Michelle Ferrari received her undergraduate and graduate degrees in American history, and yet, she says, she knew “next to nothing” about women’s suffrage when she entered talks to write, direct and produce a documentary on the 19th amendment for PBS’s American Experience.
“Given my background in history, I knew I couldn’t be alone” in not knowing the story behind the amendment granting women the right to vote, she says. “The story is usually condensed to a paragraph in a history book that starts in Seneca Falls and ends with women being given the right to vote. What’s obscured is an incredibly complex and dramatic story that spans 72 years. A lot of it came as a surprise to me as I researched.”
The Vote, the project that emerged from Ferrari’s deep-dive into women’s suffrage history, airs in two parts, starting tonight on PBS and wrapping up Tuesday night.
The documentary fights the notion that women were “given” the right to vote—they battled for it, using militant tactics that Ferrari says they receive little credit for today.
“American women were the first Americans to picket the White House. Women fighting for the vote were jailed and force fed and really introduced a lot of the forms of civil disobedience that continue to be used today,” she says.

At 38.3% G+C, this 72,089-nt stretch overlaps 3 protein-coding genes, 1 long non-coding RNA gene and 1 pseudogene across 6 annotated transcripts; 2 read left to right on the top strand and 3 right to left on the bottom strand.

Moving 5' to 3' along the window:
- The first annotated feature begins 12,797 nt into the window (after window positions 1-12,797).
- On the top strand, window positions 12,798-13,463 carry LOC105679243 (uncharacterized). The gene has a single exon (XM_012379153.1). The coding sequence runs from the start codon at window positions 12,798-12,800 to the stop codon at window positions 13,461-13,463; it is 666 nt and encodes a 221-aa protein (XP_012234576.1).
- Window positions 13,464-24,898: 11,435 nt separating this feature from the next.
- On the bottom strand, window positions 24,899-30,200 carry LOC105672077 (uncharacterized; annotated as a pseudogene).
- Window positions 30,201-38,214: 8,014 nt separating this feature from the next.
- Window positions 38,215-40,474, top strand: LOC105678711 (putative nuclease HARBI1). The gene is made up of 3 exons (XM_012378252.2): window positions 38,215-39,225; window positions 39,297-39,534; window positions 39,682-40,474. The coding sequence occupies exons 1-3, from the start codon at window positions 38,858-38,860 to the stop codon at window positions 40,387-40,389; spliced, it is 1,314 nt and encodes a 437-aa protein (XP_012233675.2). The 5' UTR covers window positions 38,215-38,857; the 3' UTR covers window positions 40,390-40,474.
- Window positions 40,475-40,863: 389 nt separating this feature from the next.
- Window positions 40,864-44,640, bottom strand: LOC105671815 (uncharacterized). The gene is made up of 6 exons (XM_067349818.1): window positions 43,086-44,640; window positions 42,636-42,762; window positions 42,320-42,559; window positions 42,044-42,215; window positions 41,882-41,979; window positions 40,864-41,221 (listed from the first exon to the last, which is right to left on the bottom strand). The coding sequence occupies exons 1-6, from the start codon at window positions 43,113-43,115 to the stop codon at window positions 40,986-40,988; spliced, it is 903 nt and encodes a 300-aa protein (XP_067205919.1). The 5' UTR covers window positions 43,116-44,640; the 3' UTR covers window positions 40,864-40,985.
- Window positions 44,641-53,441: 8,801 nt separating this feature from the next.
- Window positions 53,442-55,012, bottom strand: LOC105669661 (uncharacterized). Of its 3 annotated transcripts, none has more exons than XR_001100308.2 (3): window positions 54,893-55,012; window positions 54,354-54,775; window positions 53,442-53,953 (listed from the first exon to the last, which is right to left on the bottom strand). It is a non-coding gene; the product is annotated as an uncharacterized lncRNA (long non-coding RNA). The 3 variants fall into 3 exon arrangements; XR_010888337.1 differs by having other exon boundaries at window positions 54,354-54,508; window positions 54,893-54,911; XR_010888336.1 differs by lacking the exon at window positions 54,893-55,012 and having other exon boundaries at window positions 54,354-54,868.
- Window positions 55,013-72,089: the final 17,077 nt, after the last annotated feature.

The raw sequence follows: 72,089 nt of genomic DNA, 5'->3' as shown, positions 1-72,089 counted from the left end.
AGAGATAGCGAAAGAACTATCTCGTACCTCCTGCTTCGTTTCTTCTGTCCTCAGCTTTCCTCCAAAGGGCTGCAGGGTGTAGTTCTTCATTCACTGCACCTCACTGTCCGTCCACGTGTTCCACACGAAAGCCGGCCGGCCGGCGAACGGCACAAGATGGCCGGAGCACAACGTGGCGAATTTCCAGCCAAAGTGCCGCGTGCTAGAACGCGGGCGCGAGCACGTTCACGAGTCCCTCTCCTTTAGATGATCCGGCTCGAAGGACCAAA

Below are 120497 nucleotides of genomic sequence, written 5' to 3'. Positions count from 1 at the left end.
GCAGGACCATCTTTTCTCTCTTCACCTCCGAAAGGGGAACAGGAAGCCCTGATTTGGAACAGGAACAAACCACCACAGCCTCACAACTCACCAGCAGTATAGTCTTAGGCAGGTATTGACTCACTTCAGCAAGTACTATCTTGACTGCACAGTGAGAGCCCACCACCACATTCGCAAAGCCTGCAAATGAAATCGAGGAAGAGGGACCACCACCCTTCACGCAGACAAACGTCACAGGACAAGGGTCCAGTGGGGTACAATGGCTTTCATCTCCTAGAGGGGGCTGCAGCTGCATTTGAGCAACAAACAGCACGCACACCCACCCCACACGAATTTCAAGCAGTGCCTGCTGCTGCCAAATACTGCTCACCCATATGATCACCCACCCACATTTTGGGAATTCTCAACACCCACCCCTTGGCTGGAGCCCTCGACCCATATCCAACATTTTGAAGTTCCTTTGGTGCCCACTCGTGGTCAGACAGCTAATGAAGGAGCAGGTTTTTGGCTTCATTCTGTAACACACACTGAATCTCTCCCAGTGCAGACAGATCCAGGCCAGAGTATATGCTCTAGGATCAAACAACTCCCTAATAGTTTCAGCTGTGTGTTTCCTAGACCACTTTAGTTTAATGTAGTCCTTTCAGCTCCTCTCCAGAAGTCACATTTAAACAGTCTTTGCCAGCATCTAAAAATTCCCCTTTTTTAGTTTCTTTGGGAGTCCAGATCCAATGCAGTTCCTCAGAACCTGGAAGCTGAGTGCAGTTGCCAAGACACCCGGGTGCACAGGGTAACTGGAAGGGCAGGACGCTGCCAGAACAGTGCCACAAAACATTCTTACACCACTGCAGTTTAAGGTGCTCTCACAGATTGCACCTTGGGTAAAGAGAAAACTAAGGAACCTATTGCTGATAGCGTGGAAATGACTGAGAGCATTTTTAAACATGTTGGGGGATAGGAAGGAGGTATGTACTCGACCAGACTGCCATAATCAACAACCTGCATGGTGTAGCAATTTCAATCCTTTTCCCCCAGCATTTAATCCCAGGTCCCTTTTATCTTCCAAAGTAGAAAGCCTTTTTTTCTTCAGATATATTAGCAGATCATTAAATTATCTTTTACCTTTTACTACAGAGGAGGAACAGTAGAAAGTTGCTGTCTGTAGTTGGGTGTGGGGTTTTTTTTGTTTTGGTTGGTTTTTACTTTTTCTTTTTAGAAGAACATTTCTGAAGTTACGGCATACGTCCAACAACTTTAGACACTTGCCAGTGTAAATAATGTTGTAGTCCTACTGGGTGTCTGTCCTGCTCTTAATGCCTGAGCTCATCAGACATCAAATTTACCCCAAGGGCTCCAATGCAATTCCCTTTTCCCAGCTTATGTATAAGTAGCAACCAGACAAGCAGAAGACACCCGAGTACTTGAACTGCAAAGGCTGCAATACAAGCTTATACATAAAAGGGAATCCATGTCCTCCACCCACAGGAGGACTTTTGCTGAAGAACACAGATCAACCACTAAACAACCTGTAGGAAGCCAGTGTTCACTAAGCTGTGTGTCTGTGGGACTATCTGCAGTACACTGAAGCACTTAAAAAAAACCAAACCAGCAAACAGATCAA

The project was also a welcome balm for Ferrari personally. “I was also excited because I would say I had a pretty callous, cynical view of electoral politics following the 2016 election,” she says. “The idea of telling a story about not one, not two, but three generations of American women who had such faith in the power of participatory democracy—and many of whom dedicated their lives to being able to participate in it—was kind of a cheering prospect for me.”
Part one explores these tactics, some of them sourced from the British suffragette movement of the early 20th century. Part two focuses on the disputes over strategy that led to two factions fighting for the vote, one a more moderate group working within the system and the other, led by Alice Paul, embracing more controversial and confrontational methods.
“I would really hope that viewers come away with a kind of enhanced understanding of the dynamics of social change and the way social movements work,” Ferrari says. “In general, they take a long time. It’s a slow, painstaking process, and what matters most is commitment and endurance—you just have to stick with it.”